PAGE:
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5 - An Empirical Examination of Corporate Tax Noncompliance

Published online by Cambridge University Press:  30 July 2009

Michelle Hanlon
University of Michigan
Lillian Mills
University of Texas
Joel Slemrod
University of Michigan
Alan J. Auerbach
University of California, Berkeley
James R. Hines, Jr.
University of Michigan, Ann Arbor
Joel Slemrod
University of Michigan, Ann Arbor
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We appreciate guidance on data questions from Richard Denesha, Donald Lee, John Miller, and Dick Teed. We are grateful for comments on a presentation of preliminary results received from Charles Brown, James Hines, and other members of the University of Michigan public finance workshop and for comments received at the conference from discussants Joe Bankman and Brian Erard, and several other participants.

The Internal Revenue Service (IRS) provided confidential tax information to one of the authors pursuant to provisions of the Internal Revenue Code that allow disclosure of information to a contractor to the extent necessary to perform a research contract for the IRS. None of the confidential tax information received from the IRS is disclosed in this chapter. Statistical aggregates were used so that a specific taxpayer cannot be identified from information supplied by the IRS. Information in this chapter that identifies specific companies was not provided by the IRS and came from public sources, such as reports to shareholders.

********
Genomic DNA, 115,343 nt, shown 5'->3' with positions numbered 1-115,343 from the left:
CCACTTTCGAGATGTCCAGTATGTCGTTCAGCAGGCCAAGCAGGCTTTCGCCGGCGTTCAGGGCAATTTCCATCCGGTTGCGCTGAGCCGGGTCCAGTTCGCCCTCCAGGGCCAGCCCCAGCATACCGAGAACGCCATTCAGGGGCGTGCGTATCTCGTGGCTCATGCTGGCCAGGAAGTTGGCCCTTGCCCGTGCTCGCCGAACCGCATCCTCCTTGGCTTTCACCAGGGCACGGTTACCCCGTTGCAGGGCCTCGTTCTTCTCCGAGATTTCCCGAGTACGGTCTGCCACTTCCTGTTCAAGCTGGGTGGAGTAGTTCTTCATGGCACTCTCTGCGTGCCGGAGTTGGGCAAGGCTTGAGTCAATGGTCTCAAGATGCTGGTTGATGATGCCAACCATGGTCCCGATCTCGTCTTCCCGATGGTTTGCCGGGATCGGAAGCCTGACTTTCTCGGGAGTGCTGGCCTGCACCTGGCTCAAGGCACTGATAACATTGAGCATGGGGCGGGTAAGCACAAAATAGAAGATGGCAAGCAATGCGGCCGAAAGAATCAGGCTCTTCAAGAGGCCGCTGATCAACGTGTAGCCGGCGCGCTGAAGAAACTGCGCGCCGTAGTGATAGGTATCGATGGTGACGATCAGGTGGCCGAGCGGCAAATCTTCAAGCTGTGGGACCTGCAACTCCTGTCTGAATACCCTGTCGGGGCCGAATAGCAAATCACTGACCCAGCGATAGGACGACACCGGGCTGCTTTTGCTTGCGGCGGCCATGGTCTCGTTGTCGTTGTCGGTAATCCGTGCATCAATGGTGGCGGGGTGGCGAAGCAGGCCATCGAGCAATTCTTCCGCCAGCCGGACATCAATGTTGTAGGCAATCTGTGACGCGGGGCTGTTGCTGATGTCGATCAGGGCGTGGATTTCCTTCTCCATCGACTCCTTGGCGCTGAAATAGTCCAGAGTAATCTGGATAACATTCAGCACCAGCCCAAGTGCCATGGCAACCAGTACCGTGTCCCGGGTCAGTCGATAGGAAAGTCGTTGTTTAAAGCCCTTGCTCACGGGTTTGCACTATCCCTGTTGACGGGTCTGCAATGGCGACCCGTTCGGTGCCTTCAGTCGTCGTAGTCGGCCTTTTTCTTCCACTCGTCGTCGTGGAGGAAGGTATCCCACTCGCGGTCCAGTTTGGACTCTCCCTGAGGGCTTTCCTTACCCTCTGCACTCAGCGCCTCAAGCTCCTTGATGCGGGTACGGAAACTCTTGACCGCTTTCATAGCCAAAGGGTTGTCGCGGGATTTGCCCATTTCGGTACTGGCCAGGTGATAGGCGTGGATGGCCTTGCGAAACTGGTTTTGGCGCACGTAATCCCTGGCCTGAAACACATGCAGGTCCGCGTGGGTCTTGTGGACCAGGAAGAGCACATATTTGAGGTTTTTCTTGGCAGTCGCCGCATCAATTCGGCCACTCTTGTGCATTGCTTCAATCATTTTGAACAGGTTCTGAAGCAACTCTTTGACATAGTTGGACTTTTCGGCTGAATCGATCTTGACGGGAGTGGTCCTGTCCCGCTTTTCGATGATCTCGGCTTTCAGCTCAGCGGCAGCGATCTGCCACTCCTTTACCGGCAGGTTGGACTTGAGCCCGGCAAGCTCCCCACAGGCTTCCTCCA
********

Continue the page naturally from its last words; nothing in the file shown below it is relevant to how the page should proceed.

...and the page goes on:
Introduction and motivation

This chapter examines the extent and nature of corporate tax noncompliance using previously undisclosed Internal Revenue Service (IRS) operational audits and appeals data merged with confidential tax return data. The extent of tax noncompliance is primarily measured as the level of proposed tax deficiencies under IRS audit, although we also investigate the amount of the proposed deficiencies that are upheld after taxpayer appeals.

Publisher: Cambridge University Press
Print publication year: 2007

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